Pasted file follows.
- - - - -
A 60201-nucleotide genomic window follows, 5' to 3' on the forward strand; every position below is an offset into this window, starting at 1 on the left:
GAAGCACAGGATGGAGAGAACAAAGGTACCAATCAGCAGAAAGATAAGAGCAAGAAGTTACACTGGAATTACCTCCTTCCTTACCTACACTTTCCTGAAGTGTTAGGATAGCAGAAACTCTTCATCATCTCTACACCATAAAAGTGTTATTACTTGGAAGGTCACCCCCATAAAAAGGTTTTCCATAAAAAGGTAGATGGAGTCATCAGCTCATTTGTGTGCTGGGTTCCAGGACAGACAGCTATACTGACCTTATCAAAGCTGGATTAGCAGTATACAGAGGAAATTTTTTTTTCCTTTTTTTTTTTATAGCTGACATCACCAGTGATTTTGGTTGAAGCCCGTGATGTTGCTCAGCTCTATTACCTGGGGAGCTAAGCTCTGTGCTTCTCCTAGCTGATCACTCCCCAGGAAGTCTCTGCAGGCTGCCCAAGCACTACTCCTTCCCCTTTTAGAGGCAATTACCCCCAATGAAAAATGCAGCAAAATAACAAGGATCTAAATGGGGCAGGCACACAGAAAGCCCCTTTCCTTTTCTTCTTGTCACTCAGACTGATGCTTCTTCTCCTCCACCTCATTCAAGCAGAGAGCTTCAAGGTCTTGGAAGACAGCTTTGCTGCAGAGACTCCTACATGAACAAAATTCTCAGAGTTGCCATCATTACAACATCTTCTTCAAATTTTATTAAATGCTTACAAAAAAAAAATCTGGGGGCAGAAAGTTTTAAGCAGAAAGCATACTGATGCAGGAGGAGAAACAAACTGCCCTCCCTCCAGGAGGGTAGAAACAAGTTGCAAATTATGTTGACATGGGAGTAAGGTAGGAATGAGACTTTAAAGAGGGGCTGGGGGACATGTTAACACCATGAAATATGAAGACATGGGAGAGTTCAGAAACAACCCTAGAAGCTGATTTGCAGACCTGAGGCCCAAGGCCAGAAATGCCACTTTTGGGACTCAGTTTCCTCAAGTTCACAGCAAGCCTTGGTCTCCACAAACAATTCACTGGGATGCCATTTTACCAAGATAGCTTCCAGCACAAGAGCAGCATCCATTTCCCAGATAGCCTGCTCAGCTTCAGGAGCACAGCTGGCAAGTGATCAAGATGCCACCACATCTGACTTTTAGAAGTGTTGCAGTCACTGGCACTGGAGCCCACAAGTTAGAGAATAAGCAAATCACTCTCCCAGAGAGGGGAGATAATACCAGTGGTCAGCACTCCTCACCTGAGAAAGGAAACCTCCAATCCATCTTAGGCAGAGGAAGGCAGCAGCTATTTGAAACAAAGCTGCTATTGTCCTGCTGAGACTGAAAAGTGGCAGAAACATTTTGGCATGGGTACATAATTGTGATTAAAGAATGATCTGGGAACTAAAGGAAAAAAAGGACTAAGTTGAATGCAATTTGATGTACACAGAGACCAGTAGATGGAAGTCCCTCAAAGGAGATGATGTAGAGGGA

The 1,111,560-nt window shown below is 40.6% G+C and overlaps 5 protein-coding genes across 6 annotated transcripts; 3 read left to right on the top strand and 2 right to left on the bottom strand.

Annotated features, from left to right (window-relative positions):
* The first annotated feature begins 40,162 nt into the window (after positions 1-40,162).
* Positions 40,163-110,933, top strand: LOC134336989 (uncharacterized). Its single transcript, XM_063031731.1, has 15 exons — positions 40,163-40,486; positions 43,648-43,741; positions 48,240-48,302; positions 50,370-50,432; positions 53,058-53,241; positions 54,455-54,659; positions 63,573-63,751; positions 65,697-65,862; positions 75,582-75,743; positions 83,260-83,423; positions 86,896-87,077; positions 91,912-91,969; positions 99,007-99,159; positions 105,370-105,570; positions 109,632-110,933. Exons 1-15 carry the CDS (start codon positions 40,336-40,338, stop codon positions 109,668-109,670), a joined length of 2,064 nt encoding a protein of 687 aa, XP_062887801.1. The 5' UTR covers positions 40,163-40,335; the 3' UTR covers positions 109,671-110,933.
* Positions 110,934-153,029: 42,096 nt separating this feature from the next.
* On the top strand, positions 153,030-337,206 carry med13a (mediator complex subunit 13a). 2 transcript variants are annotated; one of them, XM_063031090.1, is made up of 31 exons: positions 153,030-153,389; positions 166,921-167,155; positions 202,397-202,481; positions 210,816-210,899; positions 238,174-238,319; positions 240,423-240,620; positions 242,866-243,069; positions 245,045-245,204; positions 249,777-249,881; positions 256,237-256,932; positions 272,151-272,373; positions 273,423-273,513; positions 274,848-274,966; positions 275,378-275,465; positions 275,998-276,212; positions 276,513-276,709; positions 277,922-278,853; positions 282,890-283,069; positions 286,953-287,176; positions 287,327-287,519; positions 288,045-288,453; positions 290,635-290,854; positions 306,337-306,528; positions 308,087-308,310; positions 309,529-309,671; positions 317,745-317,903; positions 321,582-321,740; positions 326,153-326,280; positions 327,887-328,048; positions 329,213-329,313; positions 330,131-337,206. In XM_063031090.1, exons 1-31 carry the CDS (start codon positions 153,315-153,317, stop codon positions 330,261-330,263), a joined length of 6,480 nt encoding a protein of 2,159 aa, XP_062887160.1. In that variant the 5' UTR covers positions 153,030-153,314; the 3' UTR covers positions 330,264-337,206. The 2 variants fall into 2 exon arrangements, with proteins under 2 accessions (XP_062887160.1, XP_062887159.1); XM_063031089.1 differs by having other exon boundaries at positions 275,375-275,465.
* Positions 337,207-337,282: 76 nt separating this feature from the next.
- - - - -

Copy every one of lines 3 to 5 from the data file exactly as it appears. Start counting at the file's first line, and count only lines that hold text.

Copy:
The 1,111,560-nt window shown below is 40.6% G+C and overlaps 5 protein-coding genes across 6 annotated transcripts; 3 read left to right on the top strand and 2 right to left on the bottom strand.

Annotated features, from left to right (window-relative positions):
* The first annotated feature begins 40,162 nt into the window (after positions 1-40,162).